The patrician Bryan, who had recently turned 78, introduced Wells with a playful nod to their disparate ages. He said, addressing Wells:
Thirty-six years ago you and I were beginners. I was beginning what was thought to be a difficult and sometimes dangerous enterprise. You were beginning what is known to be a more difficult and more dangerous enterprise. I began with very little experience and very little idea of what I should have to live through. At the same date you had no experience and no idea of what you would have to live through. I took my risk and somehow lived through it. You took your risk and here you are at 36, eleventh president of Indiana University, and more than that, my son, a man.2
Wells began his inaugural address with a note of gratitude to Bryan, lauding him for leading the university through its greatest period of "growth in physical and intellectual resources" and thanking him personally for his support.
Lest there be any doubt about the new president's priorities, he put them to rest in that speech:
The University cannot discharge any of its obligations to society unless it is first and foremost an institution dedicated to scholarship and scholarly objectives: a place where students learn the slow and arduous processes of mental discipline by which knowledge is acquired and wisdom won; a place where the frontiers of new truth are pushed back by the research explorer and old truth is subjected to critical analysis until it assumes new significance; a place where reason is exalted over emotion and force. 3
Wells went on to enunciate the role of education in a democracy. He harked back to the origins of Indiana University in 1820 and urged that the university provide leadership as an example of democratic governance: "Authority must be derived from reason, not from position."4
The inauguration of Wells was noted by the state and national media. Newsweek magazine included a story calling attention to his relative youth and highlighting his joie de vivre:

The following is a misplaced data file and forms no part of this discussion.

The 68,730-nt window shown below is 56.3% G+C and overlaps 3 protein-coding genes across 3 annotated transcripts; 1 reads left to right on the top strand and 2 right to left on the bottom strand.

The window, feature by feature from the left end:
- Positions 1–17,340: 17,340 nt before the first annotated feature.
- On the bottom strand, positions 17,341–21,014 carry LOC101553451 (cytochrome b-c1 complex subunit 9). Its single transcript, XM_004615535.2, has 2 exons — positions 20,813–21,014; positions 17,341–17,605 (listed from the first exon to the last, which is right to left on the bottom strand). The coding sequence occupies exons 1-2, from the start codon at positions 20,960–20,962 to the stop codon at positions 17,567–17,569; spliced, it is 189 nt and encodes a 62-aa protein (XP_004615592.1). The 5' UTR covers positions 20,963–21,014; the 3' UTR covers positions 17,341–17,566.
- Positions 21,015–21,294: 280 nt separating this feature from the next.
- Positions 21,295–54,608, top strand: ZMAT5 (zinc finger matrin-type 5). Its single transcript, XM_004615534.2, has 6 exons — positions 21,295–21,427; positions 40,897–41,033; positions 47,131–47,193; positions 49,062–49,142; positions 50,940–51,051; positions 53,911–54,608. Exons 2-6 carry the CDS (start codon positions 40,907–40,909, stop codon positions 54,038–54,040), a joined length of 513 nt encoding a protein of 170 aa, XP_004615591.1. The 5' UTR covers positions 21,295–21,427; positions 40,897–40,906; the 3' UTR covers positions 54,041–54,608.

Wells is noted for indefatigability -- and a habit of regarding anything of his own as the best there is. "When he carried a paper route," says his father, "his paper was the best in the world." He now applies that attitude to Indiana University.5
Wells was quoted at the end of the ceremony by the Indianapolis Star: "Well, I'm glad its over - the trouble is, it's just begun!"6
Promoting a climate of democracy on campus, Wells embodied empathy in his dealings with all people and quickly developed a reputation among the student body as friendly and fair. One afternoon each week, the president held open office hours in Bryan Hall. Ernie Pyle, a friend of Wells since the 1920s and a renowned journalist, describes the scene in 1940:
He sees students constantly by appointment, and one afternoon a week anybody can come to see him. They sit in front of the fireplace in his office, and gab out their hearts. Students bring their troubles to Hermie, their love affairs, their financial troubles, the little jams they're in. I doubt there's another university president in America who wins more little confidences from his charges than Hermie Wells does.7
Wells was also a supporter of student governance, and went on record in 1944: "I have long favored student self-government and I shall be glad to do anything in my power to aid in the movement."8 In that same year, a constitution was approved by the student body, and it received approval from the faculty and the board of trustees.
With quiet determination, Wells worked to end racial segregation in dining services and living accommodations on campus, as well as to eliminate discrimination in intercollegiate athletics. The story of these efforts is recounted in Being Lucky. Not so widely known are his personal efforts to befriend African-American students. In 1937 Wells hired John L. Stewart, a young black man working his way toward an undergraduate zoology degree, to serve as a residential houseman at his Woodburn House home. Stewart later described life with Wells:
I was the general houseman, the janitor, the chauffeur, the fireman, the waiter, the yardman, and occasionally the cook. Duties at times seemingly had no beginning and no ending. My general usefulness took on added significance when I had from time to time to share my opinion in the preparation of some of Acting President Wells' speeches and in some of his considerations on administrative problems pertaining to race relations on campus.9